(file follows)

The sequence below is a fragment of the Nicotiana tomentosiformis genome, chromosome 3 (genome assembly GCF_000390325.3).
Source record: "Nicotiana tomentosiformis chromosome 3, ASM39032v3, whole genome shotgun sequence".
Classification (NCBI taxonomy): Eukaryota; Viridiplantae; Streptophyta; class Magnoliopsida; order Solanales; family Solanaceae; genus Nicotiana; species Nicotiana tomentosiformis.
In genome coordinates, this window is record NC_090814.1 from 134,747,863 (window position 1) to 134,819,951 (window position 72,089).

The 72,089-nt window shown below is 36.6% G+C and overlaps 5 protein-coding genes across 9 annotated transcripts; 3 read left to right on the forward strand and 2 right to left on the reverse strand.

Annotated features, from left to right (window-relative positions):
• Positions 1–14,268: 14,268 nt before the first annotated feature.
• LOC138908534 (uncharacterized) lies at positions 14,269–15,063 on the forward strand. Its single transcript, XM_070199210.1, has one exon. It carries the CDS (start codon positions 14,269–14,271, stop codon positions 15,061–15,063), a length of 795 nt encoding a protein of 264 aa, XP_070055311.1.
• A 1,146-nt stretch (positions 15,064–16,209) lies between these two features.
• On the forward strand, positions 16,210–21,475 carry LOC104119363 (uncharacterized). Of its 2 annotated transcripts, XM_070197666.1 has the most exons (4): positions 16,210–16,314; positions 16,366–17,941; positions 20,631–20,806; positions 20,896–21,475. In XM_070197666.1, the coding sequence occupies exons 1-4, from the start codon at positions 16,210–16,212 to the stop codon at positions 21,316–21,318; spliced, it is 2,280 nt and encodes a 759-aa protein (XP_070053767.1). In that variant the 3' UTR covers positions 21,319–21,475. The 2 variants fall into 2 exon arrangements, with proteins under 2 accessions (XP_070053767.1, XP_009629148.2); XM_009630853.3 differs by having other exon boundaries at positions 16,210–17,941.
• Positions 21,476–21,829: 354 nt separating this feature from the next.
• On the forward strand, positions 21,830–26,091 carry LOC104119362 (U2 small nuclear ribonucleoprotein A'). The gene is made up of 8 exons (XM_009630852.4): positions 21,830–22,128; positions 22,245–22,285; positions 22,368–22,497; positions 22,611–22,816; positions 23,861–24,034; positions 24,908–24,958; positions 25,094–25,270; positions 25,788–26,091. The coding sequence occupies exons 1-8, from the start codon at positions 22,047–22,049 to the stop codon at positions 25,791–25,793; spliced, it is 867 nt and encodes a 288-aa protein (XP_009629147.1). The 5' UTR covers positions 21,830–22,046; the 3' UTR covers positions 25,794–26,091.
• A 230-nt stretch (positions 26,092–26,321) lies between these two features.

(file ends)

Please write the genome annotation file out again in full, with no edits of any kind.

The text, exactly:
The sequence below is a fragment of the Nicotiana tomentosiformis genome, chromosome 3 (genome assembly GCF_000390325.3).
Source record: "Nicotiana tomentosiformis chromosome 3, ASM39032v3, whole genome shotgun sequence".
Classification (NCBI taxonomy): Eukaryota; Viridiplantae; Streptophyta; class Magnoliopsida; order Solanales; family Solanaceae; genus Nicotiana; species Nicotiana tomentosiformis.
In genome coordinates, this window is record NC_090814.1 from 134,747,863 (window position 1) to 134,819,951 (window position 72,089).

The 72,089-nt window shown below is 36.6% G+C and overlaps 5 protein-coding genes across 9 annotated transcripts; 3 read left to right on the forward strand and 2 right to left on the reverse strand.

Annotated features, from left to right (window-relative positions):
• Positions 1–14,268: 14,268 nt before the first annotated feature.
• LOC138908534 (uncharacterized) lies at positions 14,269–15,063 on the forward strand. Its single transcript, XM_070199210.1, has one exon. It carries the CDS (start codon positions 14,269–14,271, stop codon positions 15,061–15,063), a length of 795 nt encoding a protein of 264 aa, XP_070055311.1.
• A 1,146-nt stretch (positions 15,064–16,209) lies between these two features.
• On the forward strand, positions 16,210–21,475 carry LOC104119363 (uncharacterized). Of its 2 annotated transcripts, XM_070197666.1 has the most exons (4): positions 16,210–16,314; positions 16,366–17,941; positions 20,631–20,806; positions 20,896–21,475. In XM_070197666.1, the coding sequence occupies exons 1-4, from the start codon at positions 16,210–16,212 to the stop codon at positions 21,316–21,318; spliced, it is 2,280 nt and encodes a 759-aa protein (XP_070053767.1). In that variant the 3' UTR covers positions 21,319–21,475. The 2 variants fall into 2 exon arrangements, with proteins under 2 accessions (XP_070053767.1, XP_009629148.2); XM_009630853.3 differs by having other exon boundaries at positions 16,210–17,941.
• Positions 21,476–21,829: 354 nt separating this feature from the next.
• On the forward strand, positions 21,830–26,091 carry LOC104119362 (U2 small nuclear ribonucleoprotein A'). The gene is made up of 8 exons (XM_009630852.4): positions 21,830–22,128; positions 22,245–22,285; positions 22,368–22,497; positions 22,611–22,816; positions 23,861–24,034; positions 24,908–24,958; positions 25,094–25,270; positions 25,788–26,091. The coding sequence occupies exons 1-8, from the start codon at positions 22,047–22,049 to the stop codon at positions 25,791–25,793; spliced, it is 867 nt and encodes a 288-aa protein (XP_009629147.1). The 5' UTR covers positions 21,830–22,046; the 3' UTR covers positions 25,794–26,091.
• A 230-nt stretch (positions 26,092–26,321) lies between these two features.